By Rabbi Yitzie Ross


I’ve been reading your e-mails for quite some time now. I’ve noticed that most questions are regarding younger children. Although I have a few young kids, my question is concerning my 11th-grader. He goes to yeshiva very early in the morning and comes back late at night. When he arrives home, he immerses himself in his phone and the computer, which are filtered. All he does is play fantasy ball (still don’t know what that means). I know he needs downtime, but I want him to be a real person and not live in fantasy land. My husband is a rav, and he feels my son should be spending more time learning at home. We were wondering if you would answer a question about teenagers, and if so what your thoughts are.



First and foremost, you are not alone. I recently spoke to a chassidishe father who lives in Williamsburg, and he has the same problem. He told me that he would never admit it publicly, since his kids are not supposed to have smartphones or internet access. However, in his words, “I fear that my teenagers are relying on electronic devices for companionship.”

Let’s start off by empathizing with your son. He spends over 12 hours in yeshiva and he needs some downtime. These days, children associate electronics with relaxation, and it makes sense. Many adults “chill out” by watching a video, playing a word game, or even reading an e-book. It’s only natural that children feel the same way. There’s no denying that he needs some time to relax, and this will help him unwind.

This leaves us with two important questions.

(1) Is it bad for your son to be on his phone all night?

(2) Is there anything you can, and perhaps should, do about it?

To answer the first question, I’m sure it’s not the best outlet, but it’s certainly not the worst either (as long as the phone is filtered). I’m wondering what you expect your son to do when he gets home. Do you want him to sit with you and talk about his day? And if he did, how long would this conversation take? In other words, you need to have a plan of action before broaching the topic. I’m assuming he doesn’t have a bedtime, so what do you want him to do with the rest of his time? Yes, there’s reading and listening to music, but just like many adults use their phones for unwinding, teenagers would like to as well.

Regarding what your husband wants, let’s skip that issue since there are so many variables involved. Instead, I will focus on what your expectations are. You aren’t happy with what he’s doing, but do you have any other suggestions?

That brings us to the second question. What can you do about it? Here are my thoughts. As I’ve written many times, not all of these suggestions will work. You need to know what’s appropriate for your situation and your child.

  • Do be honest with him. He’s not a 6-year-old you can use reverse psychology on. Tell him that you’re not thrilled with the constant need for electronics as a method of relaxation.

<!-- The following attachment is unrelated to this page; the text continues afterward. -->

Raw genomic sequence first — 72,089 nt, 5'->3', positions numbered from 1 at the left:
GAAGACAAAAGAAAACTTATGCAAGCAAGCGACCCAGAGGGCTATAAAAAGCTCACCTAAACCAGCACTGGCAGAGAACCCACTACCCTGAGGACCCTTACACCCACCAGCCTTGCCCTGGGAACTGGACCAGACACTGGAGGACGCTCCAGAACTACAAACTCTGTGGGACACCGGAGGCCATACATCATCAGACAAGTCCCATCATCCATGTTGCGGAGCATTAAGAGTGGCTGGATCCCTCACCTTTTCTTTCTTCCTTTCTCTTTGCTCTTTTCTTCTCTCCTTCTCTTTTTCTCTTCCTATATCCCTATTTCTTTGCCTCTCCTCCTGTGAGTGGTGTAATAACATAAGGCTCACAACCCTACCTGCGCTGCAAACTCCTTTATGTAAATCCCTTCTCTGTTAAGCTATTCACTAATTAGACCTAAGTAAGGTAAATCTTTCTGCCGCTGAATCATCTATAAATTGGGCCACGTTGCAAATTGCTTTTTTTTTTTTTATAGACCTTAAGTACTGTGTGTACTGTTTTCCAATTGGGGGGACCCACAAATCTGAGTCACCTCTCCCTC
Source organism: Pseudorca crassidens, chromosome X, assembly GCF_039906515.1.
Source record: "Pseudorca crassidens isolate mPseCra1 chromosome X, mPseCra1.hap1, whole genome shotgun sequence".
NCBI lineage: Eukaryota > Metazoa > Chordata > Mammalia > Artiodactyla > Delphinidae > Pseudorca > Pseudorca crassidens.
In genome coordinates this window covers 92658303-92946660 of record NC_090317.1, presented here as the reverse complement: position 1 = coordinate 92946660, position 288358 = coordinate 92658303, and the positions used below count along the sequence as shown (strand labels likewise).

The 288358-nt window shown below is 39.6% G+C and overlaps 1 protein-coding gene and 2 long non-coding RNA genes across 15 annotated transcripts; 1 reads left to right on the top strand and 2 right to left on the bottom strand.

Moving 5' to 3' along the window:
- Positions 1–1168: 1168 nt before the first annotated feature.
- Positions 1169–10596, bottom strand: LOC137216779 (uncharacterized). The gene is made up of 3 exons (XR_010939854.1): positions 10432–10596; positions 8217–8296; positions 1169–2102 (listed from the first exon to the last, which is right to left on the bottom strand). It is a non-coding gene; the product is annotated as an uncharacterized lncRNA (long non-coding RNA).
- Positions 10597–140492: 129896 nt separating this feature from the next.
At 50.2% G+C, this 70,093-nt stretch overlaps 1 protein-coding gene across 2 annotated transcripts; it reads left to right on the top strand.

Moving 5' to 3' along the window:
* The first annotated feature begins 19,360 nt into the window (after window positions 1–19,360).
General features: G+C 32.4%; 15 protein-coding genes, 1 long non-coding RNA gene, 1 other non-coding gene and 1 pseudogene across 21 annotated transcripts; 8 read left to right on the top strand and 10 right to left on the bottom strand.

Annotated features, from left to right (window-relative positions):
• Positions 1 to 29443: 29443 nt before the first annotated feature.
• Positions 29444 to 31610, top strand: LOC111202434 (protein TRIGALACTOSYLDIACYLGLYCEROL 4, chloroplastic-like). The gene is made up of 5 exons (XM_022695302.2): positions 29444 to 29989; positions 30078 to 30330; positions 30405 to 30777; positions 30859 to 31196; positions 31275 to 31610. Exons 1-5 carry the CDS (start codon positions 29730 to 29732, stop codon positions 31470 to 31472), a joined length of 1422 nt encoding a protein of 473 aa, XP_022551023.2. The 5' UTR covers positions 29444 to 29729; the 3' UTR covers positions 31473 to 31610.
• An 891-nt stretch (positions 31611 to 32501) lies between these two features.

• Do empathize with him. “I understand you need some time to yourself after a long day of yeshiva.”
  • Do limit his electronics time every day. For example, he can use his phone or computer for an hour a day. It could be one hour straight or two 30-minute blocks. Once his hour is up, he can’t even send texts or use WhatsApp. The device must be put in a public place and left alone.
  • Do limit the amount of time you and your husband are on your phones. It seems hypocritical to children that parents say to stay off devices, and then they run when it vibrates. It’s hard for them to comprehend why your text is more important than theirs.
  • Do insist that when your children are at the dinner table, or even having a snack, they cannot have their phones. This is always a great time to talk. If your son is in the mood for a snack at 9 at night, so be it. Let him talk with you about his day.
  • Don’t make it about you. Comments like, “I would like to spend time with my son,” seem selfish and are unnecessary. It’s not about you.
  • Don’t make threats that you won’t follow through on. “I will take away all your devices” might make you feel better, but you probably won’t do that.
  • Don’t text your kids if you can talk face-to-face. Texting “Dinner is ready” might seem cute, but it validates that texting is an appropriate form of communication for family.
  • Don’t tell your son that you know many families where they’re not allowed to use devices during the week, since he can spin it around and tell you that many boys have it with them all the time. Keep the conversation only about your family and your rules.

If your son begins telling you he’s bored, you need to take a firm stance. The “I’m bored” line is appropriate for younger kids. You can tell your son that if he uses that line, it shows a serious lack of maturity and it might be time to reevaluate certain freedoms he’s been receiving. He can get a job, do school work, read, or practice an instrument. You shouldn’t need to prepare activities for a 17-year-old boy.

Rabbi Yitzie Ross is a well-known rebbe and parenting adviser. To sign up for the weekly e‑mails and read the comments, visit


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